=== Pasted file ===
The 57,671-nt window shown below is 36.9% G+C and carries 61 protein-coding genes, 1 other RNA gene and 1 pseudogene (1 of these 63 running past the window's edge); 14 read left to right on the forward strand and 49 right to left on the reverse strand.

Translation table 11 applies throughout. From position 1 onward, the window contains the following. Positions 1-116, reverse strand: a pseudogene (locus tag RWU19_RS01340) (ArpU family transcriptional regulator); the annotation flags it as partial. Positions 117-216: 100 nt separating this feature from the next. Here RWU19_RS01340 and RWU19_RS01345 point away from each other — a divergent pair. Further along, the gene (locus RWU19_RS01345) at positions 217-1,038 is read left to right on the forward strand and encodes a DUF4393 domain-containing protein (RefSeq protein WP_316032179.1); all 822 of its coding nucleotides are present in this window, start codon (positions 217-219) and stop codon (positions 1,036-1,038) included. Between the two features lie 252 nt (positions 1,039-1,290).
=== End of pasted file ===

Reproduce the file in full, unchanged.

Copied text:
The 57,671-nt window shown below is 36.9% G+C and carries 61 protein-coding genes, 1 other RNA gene and 1 pseudogene (1 of these 63 running past the window's edge); 14 read left to right on the forward strand and 49 right to left on the reverse strand.

Translation table 11 applies throughout. From position 1 onward, the window contains the following. Positions 1-116, reverse strand: a pseudogene (locus tag RWU19_RS01340) (ArpU family transcriptional regulator); the annotation flags it as partial. Positions 117-216: 100 nt separating this feature from the next. Here RWU19_RS01340 and RWU19_RS01345 point away from each other — a divergent pair. Further along, the gene (locus RWU19_RS01345) at positions 217-1,038 is read left to right on the forward strand and encodes a DUF4393 domain-containing protein (RefSeq protein WP_316032179.1); all 822 of its coding nucleotides are present in this window, start codon (positions 217-219) and stop codon (positions 1,036-1,038) included. Between the two features lie 252 nt (positions 1,039-1,290).